Video Transcript Excerpts: "In this week's Granite State Made, we went up to the Mt. Washington Valley to check out a business that's been operating in New Hampshire for more than 30 years. And this company is all about family fun."
"White Mountain Puzzles was founded back in 1978 by two men, Cronan Minton and Ted Wroblewski. Today the family business is still run out of Jackson by the founders' sons, Sean and Colin...The business actually started as a poster company of varous resorts and slowly evolved into a jigsaw puzzle company. More than 30 years later, White Mountain Puzzles has produced more than 1,000 titles and they are always adding to the count."
"The company works with about 50 different artists and actually has the largest 1,000 piece puzzle in the industry, measuring 30 by 24 inches. They use a premium blue chip board for the puzzles, which makes them thicker than your standard puzzle so that you can pick them up without the pieces falling apart so easily. White Mountain Puzzles offers a huge variety to choose from, including some that feature New Hampshire and other areas of New England....."
The Human mind has two separate hemispheres or lobes called right and left-brain with each one dealing in different functions. Right brain deals with emotions and performs tasks holistically while the left-brain functions in linear fashion. When you are able to use both the sides of the brain, you will find that your mind power is harnessed to its best and gets better. Jigsaw puzzle helps you exercise both the parts of your brain.
Left-brain thinks logically and follows sequence while the right brain is creative, intuitive and emotional. When you try to put together a jigsaw puzzle, you harness both the brainpowers.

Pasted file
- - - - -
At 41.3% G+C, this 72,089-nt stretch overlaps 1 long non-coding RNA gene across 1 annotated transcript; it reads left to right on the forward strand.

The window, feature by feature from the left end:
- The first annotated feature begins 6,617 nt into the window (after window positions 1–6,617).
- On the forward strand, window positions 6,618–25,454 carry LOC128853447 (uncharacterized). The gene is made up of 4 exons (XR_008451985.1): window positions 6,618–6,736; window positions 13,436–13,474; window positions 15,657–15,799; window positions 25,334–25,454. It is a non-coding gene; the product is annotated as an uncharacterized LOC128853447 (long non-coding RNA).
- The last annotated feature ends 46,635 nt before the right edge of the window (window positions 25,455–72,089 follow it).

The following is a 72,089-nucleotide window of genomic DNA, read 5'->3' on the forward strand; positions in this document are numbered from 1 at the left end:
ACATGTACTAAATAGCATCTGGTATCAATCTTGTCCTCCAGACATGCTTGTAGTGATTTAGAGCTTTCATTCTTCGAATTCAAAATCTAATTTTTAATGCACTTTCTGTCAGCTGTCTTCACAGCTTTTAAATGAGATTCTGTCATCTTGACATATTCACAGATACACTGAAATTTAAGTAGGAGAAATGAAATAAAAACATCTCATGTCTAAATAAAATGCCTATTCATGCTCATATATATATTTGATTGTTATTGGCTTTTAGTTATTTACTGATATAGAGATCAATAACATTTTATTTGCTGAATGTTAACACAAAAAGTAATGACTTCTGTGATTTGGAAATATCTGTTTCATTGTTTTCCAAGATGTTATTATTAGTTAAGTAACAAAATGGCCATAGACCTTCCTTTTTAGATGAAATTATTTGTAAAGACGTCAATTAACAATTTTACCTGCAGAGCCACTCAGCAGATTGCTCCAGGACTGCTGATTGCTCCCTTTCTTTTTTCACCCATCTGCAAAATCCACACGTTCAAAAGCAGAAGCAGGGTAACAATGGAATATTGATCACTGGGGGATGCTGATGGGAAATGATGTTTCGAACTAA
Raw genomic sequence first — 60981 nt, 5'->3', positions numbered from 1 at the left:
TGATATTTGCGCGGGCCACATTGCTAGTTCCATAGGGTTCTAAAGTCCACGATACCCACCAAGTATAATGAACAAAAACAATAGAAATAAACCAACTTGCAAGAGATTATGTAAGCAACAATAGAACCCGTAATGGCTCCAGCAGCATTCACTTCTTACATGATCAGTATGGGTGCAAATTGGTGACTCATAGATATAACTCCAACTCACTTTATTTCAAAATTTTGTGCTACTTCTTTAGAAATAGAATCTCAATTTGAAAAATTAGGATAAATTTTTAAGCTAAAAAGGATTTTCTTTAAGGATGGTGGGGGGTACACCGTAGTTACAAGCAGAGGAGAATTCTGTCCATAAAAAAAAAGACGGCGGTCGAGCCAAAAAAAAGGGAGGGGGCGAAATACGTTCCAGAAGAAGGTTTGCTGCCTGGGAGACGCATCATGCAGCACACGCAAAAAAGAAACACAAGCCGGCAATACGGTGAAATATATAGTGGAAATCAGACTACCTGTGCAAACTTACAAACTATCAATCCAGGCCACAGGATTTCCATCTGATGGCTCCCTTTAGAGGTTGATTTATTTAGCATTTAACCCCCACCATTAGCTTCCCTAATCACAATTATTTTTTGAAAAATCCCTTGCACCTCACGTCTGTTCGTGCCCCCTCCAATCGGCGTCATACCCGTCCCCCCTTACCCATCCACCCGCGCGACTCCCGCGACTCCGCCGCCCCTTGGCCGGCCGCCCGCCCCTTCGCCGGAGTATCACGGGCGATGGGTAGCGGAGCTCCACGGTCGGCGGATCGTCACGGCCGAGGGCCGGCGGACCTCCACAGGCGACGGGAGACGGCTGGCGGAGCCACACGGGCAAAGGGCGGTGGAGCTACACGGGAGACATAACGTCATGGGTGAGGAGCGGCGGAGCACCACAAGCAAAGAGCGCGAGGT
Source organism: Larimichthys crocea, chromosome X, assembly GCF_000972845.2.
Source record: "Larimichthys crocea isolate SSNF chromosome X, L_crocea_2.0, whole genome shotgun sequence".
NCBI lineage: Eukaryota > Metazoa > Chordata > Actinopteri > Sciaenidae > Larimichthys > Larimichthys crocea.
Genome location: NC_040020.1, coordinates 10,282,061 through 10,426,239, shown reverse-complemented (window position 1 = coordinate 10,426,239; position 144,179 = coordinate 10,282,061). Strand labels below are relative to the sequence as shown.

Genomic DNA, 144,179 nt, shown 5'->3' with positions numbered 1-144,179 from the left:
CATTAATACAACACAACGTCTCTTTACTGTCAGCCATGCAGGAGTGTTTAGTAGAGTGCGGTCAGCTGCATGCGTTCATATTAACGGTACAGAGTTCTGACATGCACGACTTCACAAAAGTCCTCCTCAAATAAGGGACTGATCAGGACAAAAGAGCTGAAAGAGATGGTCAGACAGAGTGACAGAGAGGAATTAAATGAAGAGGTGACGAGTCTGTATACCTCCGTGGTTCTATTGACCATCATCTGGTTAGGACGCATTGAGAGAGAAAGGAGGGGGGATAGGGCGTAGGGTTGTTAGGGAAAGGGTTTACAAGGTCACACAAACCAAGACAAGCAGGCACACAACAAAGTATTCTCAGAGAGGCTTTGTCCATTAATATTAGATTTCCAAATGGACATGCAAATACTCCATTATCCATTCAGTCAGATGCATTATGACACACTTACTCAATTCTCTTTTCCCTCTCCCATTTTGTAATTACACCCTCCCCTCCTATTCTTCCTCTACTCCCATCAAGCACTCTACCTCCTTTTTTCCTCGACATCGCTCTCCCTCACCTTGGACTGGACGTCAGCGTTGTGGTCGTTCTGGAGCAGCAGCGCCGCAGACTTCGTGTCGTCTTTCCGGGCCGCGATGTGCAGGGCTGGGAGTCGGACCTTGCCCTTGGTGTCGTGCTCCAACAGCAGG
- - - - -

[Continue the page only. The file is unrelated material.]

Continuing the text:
While working on jigsaw puzzles, it has been studied that there exists continuous activity thought the brain involving all the cells and parts of the brain. This intense activity works to exercise the brain cells and thereby activate them and increase their efficiency and capacity too.
There have been several studies like the MacArthur Study, that has found that people who have been used to doing jigsaw puzzles as well as cross word and were fully active stood to gain a longer life span and also lesser chances of falling prey to Alzheimer’s, memory loss, dementia and other old age problems.
The Brain produces a chemical known as dopamine that is chiefly responsible for learning and memory. The production of this chemical increases in the brain at the time when it is engaged in solving the jigsaw puzzle.
Working on puzzles and solving them provides us with very many helpful benefits. First of all it makes us alert, increases our concentration, expands our creativity. On the other hand, looking at the images constantly helps us practice visualization, which is again good aid for any physical activity that succeeds mental activity. It also affects our physical health by lowering our breath rate, reducing heart rate and blood pressure too.
Working on jigsaw puzzles and focusing on the same image for longer periods can actually turn out more like meditations and induce a certain calmness and peace in the mind. Mind will now be focused only visualizing the image in front and will concentrate on this alone in exclusion to everything else around him. Thereby he arrives at a meditative and peaceful stage where no other thoughts occur to disturb his tranquility.